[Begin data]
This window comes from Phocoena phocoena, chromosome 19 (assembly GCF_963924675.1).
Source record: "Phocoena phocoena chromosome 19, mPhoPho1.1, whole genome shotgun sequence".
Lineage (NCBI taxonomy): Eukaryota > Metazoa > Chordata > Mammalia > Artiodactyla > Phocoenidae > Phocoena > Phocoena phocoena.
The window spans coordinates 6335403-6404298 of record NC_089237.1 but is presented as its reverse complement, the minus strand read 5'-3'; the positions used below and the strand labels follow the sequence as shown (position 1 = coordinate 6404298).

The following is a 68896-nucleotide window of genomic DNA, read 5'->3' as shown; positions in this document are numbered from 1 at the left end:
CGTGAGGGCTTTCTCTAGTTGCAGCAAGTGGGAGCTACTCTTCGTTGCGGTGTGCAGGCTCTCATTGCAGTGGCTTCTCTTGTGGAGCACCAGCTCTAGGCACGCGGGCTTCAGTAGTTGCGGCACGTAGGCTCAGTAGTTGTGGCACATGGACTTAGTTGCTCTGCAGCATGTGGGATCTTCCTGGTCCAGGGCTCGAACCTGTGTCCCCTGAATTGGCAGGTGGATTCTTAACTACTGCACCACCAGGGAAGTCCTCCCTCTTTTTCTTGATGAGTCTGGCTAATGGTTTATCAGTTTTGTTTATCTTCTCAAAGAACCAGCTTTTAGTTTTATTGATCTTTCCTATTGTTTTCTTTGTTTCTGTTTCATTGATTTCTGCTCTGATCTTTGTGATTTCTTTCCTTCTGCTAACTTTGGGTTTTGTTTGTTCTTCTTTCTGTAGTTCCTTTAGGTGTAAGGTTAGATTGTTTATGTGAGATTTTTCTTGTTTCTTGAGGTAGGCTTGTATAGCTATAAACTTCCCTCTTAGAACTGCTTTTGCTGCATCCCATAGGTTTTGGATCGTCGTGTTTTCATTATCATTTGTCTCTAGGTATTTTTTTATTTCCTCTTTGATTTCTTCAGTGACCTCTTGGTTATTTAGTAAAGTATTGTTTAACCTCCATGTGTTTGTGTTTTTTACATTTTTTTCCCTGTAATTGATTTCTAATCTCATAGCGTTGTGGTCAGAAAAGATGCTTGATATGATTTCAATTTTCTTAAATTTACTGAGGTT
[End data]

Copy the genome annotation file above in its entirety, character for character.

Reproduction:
This window comes from Phocoena phocoena, chromosome 19 (assembly GCF_963924675.1).
Source record: "Phocoena phocoena chromosome 19, mPhoPho1.1, whole genome shotgun sequence".
Lineage (NCBI taxonomy): Eukaryota > Metazoa > Chordata > Mammalia > Artiodactyla > Phocoenidae > Phocoena > Phocoena phocoena.
The window spans coordinates 6335403-6404298 of record NC_089237.1 but is presented as its reverse complement, the minus strand read 5'-3'; the positions used below and the strand labels follow the sequence as shown (position 1 = coordinate 6404298).

The following is a 68896-nucleotide window of genomic DNA, read 5'->3' as shown; positions in this document are numbered from 1 at the left end:
CGTGAGGGCTTTCTCTAGTTGCAGCAAGTGGGAGCTACTCTTCGTTGCGGTGTGCAGGCTCTCATTGCAGTGGCTTCTCTTGTGGAGCACCAGCTCTAGGCACGCGGGCTTCAGTAGTTGCGGCACGTAGGCTCAGTAGTTGTGGCACATGGACTTAGTTGCTCTGCAGCATGTGGGATCTTCCTGGTCCAGGGCTCGAACCTGTGTCCCCTGAATTGGCAGGTGGATTCTTAACTACTGCACCACCAGGGAAGTCCTCCCTCTTTTTCTTGATGAGTCTGGCTAATGGTTTATCAGTTTTGTTTATCTTCTCAAAGAACCAGCTTTTAGTTTTATTGATCTTTCCTATTGTTTTCTTTGTTTCTGTTTCATTGATTTCTGCTCTGATCTTTGTGATTTCTTTCCTTCTGCTAACTTTGGGTTTTGTTTGTTCTTCTTTCTGTAGTTCCTTTAGGTGTAAGGTTAGATTGTTTATGTGAGATTTTTCTTGTTTCTTGAGGTAGGCTTGTATAGCTATAAACTTCCCTCTTAGAACTGCTTTTGCTGCATCCCATAGGTTTTGGATCGTCGTGTTTTCATTATCATTTGTCTCTAGGTATTTTTTTATTTCCTCTTTGATTTCTTCAGTGACCTCTTGGTTATTTAGTAAAGTATTGTTTAACCTCCATGTGTTTGTGTTTTTTACATTTTTTTCCCTGTAATTGATTTCTAATCTCATAGCGTTGTGGTCAGAAAAGATGCTTGATATGATTTCAATTTTCTTAAATTTACTGAGGTT